What’s the Alhambra Police Department’s hiring process like?

CM: We invest thousands of dollars in recruits and officer training. Our candidates go through a testing process that consists of a written test, physical agility test, very thorough background investigation, comprehensive medical examination, and psychological evaluation. We call with the initial job offer and as long as they can completely pass then we’ll hire them on.

They’re then sent to police academy for four to five months and do a training period for another 16 or 20 weeks. So really what you have is a yearlong process before they go off on their own.

Are there any specific candidates you look for when recruiting? Especially since Alhambra is so diverse in languages.

CM: It’s illegal to profile or single out ethnicities for hiring, but it’s an added benefit if the person speaks another language.

Do you know how many Cantonese or Mandarin speakers are on the force currently?

CM: Roughly Five to Seven.

Out of how many officers total?

CM: Eighty-five.

Do you see a need to have more?

CM: Yes, definitely. No matter what the community picture’s like, the officers reflect the ethnicity of the community. [But not speaking another language] doesn’t stop a police officer from being a good police officer.

How many of the police officers are actually residents of Alhambra?

CM: That I’m not sure, but very few. They come from anywhere from Orange County to the Inland Empire, Los Angeles, Simi Valley. The honest answer is, you know, Alhambra is not a poor community, property values are pretty darn good. So it’s really tough to get a home in this area, especially a young officer on their salary. So what they do is buy bigger homes in suburbs that are way out and drive in. Just like I do.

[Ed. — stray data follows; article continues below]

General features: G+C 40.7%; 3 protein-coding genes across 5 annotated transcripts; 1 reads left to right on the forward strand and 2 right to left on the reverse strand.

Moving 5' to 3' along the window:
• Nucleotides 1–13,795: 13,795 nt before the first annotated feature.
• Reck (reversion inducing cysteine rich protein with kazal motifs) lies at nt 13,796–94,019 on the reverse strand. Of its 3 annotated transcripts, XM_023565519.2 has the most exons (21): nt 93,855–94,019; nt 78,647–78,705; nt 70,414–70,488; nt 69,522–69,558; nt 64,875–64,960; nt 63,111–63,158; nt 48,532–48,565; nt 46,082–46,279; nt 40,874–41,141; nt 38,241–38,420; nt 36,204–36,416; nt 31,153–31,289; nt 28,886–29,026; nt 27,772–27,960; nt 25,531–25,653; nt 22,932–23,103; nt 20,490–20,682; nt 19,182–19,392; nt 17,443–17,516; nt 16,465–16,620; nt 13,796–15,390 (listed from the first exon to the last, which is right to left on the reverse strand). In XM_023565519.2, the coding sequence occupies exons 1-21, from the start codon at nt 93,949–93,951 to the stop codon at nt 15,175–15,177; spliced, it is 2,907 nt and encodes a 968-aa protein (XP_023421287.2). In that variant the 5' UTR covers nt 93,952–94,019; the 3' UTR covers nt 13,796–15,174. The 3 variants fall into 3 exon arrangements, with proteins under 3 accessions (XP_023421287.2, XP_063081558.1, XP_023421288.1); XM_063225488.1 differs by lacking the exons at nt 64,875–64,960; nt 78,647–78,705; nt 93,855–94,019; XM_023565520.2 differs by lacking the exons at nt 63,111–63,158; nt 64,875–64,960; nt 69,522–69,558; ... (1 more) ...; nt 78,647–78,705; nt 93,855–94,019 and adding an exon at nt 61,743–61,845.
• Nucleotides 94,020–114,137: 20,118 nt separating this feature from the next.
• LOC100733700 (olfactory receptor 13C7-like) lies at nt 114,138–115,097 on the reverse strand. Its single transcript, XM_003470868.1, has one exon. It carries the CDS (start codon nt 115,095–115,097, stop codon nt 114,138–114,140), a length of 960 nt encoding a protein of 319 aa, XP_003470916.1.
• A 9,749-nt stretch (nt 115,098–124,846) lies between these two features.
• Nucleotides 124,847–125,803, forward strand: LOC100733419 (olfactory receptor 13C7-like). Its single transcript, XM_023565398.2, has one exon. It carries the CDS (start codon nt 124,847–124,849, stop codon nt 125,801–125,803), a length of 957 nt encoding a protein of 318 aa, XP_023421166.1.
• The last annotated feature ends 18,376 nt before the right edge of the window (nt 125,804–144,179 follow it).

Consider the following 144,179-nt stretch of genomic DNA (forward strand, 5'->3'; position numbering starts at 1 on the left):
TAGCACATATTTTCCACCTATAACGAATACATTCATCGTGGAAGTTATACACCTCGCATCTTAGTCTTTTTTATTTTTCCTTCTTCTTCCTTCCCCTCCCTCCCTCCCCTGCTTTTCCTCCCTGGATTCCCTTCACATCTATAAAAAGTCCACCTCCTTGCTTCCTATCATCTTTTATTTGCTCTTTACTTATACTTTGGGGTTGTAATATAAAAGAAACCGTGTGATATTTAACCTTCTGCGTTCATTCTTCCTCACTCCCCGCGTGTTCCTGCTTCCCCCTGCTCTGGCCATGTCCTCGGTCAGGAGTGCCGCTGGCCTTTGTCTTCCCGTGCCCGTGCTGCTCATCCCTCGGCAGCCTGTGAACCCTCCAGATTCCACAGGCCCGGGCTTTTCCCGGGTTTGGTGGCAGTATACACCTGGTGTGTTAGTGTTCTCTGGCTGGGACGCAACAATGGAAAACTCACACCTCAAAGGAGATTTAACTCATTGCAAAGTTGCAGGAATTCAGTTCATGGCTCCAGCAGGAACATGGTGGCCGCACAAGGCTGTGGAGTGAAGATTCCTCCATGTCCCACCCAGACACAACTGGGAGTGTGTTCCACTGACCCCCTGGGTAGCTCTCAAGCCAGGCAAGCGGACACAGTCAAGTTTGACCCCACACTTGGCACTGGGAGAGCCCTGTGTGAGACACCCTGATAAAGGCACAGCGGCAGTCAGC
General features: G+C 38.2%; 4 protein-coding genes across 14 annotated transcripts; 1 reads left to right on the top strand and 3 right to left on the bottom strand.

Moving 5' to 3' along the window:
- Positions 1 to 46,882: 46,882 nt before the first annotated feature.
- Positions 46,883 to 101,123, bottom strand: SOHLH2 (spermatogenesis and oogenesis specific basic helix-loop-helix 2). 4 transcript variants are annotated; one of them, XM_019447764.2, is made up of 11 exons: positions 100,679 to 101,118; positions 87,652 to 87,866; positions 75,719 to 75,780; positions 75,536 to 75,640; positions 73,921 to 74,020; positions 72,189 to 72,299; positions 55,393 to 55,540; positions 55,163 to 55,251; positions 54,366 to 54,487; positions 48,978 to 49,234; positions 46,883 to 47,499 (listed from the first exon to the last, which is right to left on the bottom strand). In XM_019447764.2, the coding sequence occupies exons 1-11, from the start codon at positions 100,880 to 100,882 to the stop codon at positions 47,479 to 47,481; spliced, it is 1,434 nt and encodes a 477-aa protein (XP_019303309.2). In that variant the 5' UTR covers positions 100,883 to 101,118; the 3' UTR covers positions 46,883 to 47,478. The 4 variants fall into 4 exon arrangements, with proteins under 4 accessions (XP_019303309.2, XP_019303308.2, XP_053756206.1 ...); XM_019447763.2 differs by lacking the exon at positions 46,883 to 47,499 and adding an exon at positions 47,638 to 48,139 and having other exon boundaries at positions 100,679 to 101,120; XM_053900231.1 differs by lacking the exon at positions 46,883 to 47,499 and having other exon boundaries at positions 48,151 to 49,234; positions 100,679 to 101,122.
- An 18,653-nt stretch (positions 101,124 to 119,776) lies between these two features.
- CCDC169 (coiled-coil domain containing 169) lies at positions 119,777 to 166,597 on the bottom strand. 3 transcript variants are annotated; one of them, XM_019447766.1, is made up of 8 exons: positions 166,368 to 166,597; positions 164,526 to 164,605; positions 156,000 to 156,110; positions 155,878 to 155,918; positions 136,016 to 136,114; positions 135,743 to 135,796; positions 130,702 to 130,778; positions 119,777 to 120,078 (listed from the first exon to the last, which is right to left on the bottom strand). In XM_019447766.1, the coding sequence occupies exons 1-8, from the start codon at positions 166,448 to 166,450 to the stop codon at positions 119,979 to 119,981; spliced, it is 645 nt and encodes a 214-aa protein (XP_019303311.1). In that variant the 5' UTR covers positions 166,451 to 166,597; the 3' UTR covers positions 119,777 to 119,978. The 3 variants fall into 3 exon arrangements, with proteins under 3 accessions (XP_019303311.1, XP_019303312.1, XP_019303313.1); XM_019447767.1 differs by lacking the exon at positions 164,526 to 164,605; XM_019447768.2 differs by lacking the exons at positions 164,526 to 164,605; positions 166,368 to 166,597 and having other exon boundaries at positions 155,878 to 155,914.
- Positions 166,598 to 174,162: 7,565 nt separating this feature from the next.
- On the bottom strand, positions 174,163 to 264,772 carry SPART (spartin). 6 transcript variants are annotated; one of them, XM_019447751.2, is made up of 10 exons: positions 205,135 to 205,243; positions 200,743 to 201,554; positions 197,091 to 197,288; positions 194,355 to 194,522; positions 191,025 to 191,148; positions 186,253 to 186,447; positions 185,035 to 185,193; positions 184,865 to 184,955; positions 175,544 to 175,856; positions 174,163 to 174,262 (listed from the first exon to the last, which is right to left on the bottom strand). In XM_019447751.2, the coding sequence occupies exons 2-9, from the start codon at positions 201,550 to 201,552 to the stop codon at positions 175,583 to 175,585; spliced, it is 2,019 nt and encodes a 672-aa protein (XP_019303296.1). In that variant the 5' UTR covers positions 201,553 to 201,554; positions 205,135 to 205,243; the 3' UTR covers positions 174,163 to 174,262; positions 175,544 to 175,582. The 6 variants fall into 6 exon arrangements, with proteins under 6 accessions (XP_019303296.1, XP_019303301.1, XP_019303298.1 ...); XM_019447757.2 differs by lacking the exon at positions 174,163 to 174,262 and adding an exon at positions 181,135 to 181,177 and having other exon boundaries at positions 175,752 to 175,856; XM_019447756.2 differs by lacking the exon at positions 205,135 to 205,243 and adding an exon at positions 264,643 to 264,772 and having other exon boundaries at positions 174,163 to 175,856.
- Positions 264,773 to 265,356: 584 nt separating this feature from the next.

What are your goals moving forward?

MY: We’re going to start moving forward as an organization. Be more transparent, be community oriented, find opportunities to have good will with the public. That has been a big point I have been trying to drive home to the organization over the past year.

Interview was edited and condensed.

*An earlier version of this story did not make sufficiently clear that Asians being bad drivers is a stereotype. That was due to an editing error and was changed. We regret the error.  -dg

**Clarification: Seven reporters, including five members of Reporter Corps and two editors, posed questions to Police Chief Yokoyama and Captain Mar.  This was part of the orientation for Reporter Corps, a program to train recent high school graduates to report on their own community. Albert Lu transcribed the interview, which is why his byline is on this story. -dg

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14 thoughts on “Alhambra's top cops answer hard questions *Updated”

  1. Thank you Daniela for organizing the report corp, good job Albert Lu and the rest of the crew! Becoming American and living a better live in our new mother land are the dream of all immigrant, early Chinese immigrant went through hardship that the current new arrival cannot imagine, let alone the ABC growing up in San Gabriel Valley under the protection of their hard working folks. Let’s don’t treat others the way that we don’t want to be treated, we must learn to live with everyone – Asians, Latinos, blacks or Whites.

  2. To clarify: Seven reporters, including five members of Reporter Corps and two editors, posed questions to Police Chief Yokoyama and Captain Mar.  This was part of the orientation for the first class of Reporter Corps, a program to train recent high school graduates to report on their own community. Albert Lu transcribed the interview, which is why his byline is on this story.

  3. @ Albert Lu,

    So are you selling out to your own fellow reporters? Why point the origination of the question to someone else? At this point, it really doesn’t matter anymore. Your name is on this article, now you have inherited ownership of this posed question. Perhaps to be at least fair, you should have posed a question yourself regarding Hispanics, Blacks, and Whites…

  4. Asian immigrants are often unpolished and unconfident drivers. Their fear and lack of skill turns into “bad driving”.